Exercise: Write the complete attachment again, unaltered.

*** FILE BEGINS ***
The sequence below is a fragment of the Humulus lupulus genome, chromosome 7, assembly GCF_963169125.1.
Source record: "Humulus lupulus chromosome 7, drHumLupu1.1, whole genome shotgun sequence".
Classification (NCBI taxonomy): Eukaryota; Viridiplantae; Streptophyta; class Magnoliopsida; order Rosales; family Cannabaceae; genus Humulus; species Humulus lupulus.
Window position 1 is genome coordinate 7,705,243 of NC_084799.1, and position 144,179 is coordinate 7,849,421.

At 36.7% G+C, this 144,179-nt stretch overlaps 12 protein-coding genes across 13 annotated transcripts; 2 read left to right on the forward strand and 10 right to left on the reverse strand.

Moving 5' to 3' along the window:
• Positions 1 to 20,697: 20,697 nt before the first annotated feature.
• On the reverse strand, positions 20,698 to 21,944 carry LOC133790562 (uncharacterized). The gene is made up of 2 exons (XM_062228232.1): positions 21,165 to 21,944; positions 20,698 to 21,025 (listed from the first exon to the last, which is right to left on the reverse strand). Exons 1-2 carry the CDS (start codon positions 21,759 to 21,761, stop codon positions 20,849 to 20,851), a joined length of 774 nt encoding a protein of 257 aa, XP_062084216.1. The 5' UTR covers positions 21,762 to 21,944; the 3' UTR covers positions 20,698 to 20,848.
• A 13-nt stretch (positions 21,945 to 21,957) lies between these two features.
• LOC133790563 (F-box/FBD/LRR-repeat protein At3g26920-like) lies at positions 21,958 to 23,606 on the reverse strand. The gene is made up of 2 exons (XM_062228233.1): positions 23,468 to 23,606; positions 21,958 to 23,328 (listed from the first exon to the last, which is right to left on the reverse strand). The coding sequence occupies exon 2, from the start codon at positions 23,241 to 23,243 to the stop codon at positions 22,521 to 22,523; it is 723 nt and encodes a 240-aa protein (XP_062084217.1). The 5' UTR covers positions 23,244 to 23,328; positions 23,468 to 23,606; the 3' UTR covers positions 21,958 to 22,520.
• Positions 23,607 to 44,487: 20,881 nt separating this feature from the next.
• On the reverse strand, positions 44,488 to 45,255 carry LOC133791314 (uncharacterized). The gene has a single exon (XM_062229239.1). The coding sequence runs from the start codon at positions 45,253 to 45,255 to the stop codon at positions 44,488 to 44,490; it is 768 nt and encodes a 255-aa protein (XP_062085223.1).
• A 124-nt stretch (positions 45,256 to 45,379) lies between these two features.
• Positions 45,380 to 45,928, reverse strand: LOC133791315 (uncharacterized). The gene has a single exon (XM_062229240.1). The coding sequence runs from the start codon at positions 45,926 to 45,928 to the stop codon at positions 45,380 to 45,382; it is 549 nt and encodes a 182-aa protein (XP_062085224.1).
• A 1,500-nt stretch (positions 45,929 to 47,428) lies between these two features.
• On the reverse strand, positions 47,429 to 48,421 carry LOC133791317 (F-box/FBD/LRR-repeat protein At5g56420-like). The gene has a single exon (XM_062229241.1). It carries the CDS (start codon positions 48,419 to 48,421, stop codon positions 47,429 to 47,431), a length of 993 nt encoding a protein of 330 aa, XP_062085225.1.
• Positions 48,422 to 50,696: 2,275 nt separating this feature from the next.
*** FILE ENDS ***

The sequence below is a fragment of the Humulus lupulus genome, chromosome 7, assembly GCF_963169125.1.
Source record: "Humulus lupulus chromosome 7, drHumLupu1.1, whole genome shotgun sequence".
Classification (NCBI taxonomy): Eukaryota; Viridiplantae; Streptophyta; class Magnoliopsida; order Rosales; family Cannabaceae; genus Humulus; species Humulus lupulus.
Window position 1 is genome coordinate 7,705,243 of NC_084799.1, and position 144,179 is coordinate 7,849,421.

At 36.7% G+C, this 144,179-nt stretch overlaps 12 protein-coding genes across 13 annotated transcripts; 2 read left to right on the forward strand and 10 right to left on the reverse strand.

Moving 5' to 3' along the window:
• Positions 1 to 20,697: 20,697 nt before the first annotated feature.
• On the reverse strand, positions 20,698 to 21,944 carry LOC133790562 (uncharacterized). The gene is made up of 2 exons (XM_062228232.1): positions 21,165 to 21,944; positions 20,698 to 21,025 (listed from the first exon to the last, which is right to left on the reverse strand). Exons 1-2 carry the CDS (start codon positions 21,759 to 21,761, stop codon positions 20,849 to 20,851), a joined length of 774 nt encoding a protein of 257 aa, XP_062084216.1. The 5' UTR covers positions 21,762 to 21,944; the 3' UTR covers positions 20,698 to 20,848.
• A 13-nt stretch (positions 21,945 to 21,957) lies between these two features.
• LOC133790563 (F-box/FBD/LRR-repeat protein At3g26920-like) lies at positions 21,958 to 23,606 on the reverse strand. The gene is made up of 2 exons (XM_062228233.1): positions 23,468 to 23,606; positions 21,958 to 23,328 (listed from the first exon to the last, which is right to left on the reverse strand). The coding sequence occupies exon 2, from the start codon at positions 23,241 to 23,243 to the stop codon at positions 22,521 to 22,523; it is 723 nt and encodes a 240-aa protein (XP_062084217.1). The 5' UTR covers positions 23,244 to 23,328; positions 23,468 to 23,606; the 3' UTR covers positions 21,958 to 22,520.
• Positions 23,607 to 44,487: 20,881 nt separating this feature from the next.
• On the reverse strand, positions 44,488 to 45,255 carry LOC133791314 (uncharacterized). The gene has a single exon (XM_062229239.1). The coding sequence runs from the start codon at positions 45,253 to 45,255 to the stop codon at positions 44,488 to 44,490; it is 768 nt and encodes a 255-aa protein (XP_062085223.1).
• A 124-nt stretch (positions 45,256 to 45,379) lies between these two features.
• Positions 45,380 to 45,928, reverse strand: LOC133791315 (uncharacterized). The gene has a single exon (XM_062229240.1). The coding sequence runs from the start codon at positions 45,926 to 45,928 to the stop codon at positions 45,380 to 45,382; it is 549 nt and encodes a 182-aa protein (XP_062085224.1).
• A 1,500-nt stretch (positions 45,929 to 47,428) lies between these two features.
• On the reverse strand, positions 47,429 to 48,421 carry LOC133791317 (F-box/FBD/LRR-repeat protein At5g56420-like). The gene has a single exon (XM_062229241.1). It carries the CDS (start codon positions 48,419 to 48,421, stop codon positions 47,429 to 47,431), a length of 993 nt encoding a protein of 330 aa, XP_062085225.1.
• Positions 48,422 to 50,696: 2,275 nt separating this feature from the next.